However, it is still early days, and the concrete impact of these changes remains to be seen.

Government’s Plan to Halve Migrant Intake

To overhaul the migration system, the Australian government has announced plans to halve its migrant intake over the next two years. The proposed changes include tightening visa rules for international students and low-skilled workers and implementing stricter scrutiny on second visa applications.

The increase in net overseas migration in recent years, largely driven by international students, was blamed for the pressure on the rental market and homelessness in the country. A survey conducted by the Sydney Morning Herald revealed that 62% of Australian voters believe the country’s migration intake is too high.

While the government intends to speed up the entry of highly skilled workers (either as temporary workers or permanent) and provide them with a specialist visa that has a one-week processing time, it also plans to reduce Australia’s overall net migration from a post-pandemic high of 510,000 to 250,000 by 2025.
Moreover, tougher tests will be implemented for an overseas student to obtain a student visa, and low-skilled temporary workers will face greater challenges in obtaining visas.

These changes will undoubtedly have significant implications for businesses and various sectors of the economy that heavily rely on migrant workers. The government’s approach aims to strike a balance between meeting the skills needs of the country and addressing the concerns raised by the community.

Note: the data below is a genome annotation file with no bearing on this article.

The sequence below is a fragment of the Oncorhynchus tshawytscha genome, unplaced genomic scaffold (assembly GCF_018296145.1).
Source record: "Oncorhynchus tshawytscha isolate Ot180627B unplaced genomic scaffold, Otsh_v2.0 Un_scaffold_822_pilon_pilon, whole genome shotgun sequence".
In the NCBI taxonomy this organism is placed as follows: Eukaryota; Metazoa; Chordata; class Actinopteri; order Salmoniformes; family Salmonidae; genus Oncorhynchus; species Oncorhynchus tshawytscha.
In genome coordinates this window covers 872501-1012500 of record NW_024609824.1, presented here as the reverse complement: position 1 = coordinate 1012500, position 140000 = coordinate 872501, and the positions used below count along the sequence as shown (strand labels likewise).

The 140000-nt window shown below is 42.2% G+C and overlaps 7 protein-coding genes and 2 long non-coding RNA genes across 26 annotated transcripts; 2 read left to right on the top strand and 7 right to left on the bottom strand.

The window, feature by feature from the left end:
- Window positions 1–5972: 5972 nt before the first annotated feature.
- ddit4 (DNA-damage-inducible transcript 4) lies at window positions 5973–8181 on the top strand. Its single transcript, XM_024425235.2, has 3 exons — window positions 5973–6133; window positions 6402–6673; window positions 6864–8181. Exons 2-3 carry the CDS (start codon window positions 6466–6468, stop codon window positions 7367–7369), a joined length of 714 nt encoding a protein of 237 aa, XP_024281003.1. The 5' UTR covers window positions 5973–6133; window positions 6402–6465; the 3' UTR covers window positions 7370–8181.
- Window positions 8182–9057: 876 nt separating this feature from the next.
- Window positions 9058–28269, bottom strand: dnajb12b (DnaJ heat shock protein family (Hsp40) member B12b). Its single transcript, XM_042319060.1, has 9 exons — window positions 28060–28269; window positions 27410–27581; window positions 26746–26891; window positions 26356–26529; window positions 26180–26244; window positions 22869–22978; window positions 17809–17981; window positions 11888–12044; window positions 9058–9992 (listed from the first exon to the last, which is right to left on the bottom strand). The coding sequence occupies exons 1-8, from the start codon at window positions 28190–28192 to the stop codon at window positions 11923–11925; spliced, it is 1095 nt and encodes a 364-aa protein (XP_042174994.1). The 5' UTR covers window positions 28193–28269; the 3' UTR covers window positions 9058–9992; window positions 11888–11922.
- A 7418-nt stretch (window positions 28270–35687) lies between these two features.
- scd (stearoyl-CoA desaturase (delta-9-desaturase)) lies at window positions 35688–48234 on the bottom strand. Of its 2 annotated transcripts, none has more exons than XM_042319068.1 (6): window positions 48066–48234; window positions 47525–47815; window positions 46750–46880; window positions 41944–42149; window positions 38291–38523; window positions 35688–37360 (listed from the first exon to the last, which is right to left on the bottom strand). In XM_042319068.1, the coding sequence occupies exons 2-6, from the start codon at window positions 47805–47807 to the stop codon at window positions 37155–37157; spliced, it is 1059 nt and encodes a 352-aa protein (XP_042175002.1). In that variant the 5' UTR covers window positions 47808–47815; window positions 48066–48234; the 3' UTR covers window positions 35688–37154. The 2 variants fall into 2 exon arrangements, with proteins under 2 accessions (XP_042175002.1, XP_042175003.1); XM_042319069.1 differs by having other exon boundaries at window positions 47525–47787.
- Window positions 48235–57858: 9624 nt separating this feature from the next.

Migration Law

Migration law in Australia encompasses the regulations and legislation surrounding the movement and settlement of people across the country’s borders. It is primarily governed by the Migration Act 1958 and the Migration Regulations 1994, along with other related legislation such as the Judiciary Act 1903 and the Australian Citizenship Act 2007.

Migration cases are typically heard in either the Federal Court or the Federal Circuit and Family Court of Australia (FCFCOA). Most migration cases are handled by the FCFCOA, although migration appeals and related applications are exclusively heard in the Federal Court.

When bringing migration proceedings to the court, it is essential to understand the jurisdictional requirements outlined in the Migration Act 1958. The Federal Court has jurisdiction in relation to a migration decision when it is transferred by the FCFCOA, based on privative clause decisions made by the Administrative Appeals Tribunal or the Minister personally, or when specific provisions of the Administrative Appeals Tribunal Act 1975 apply.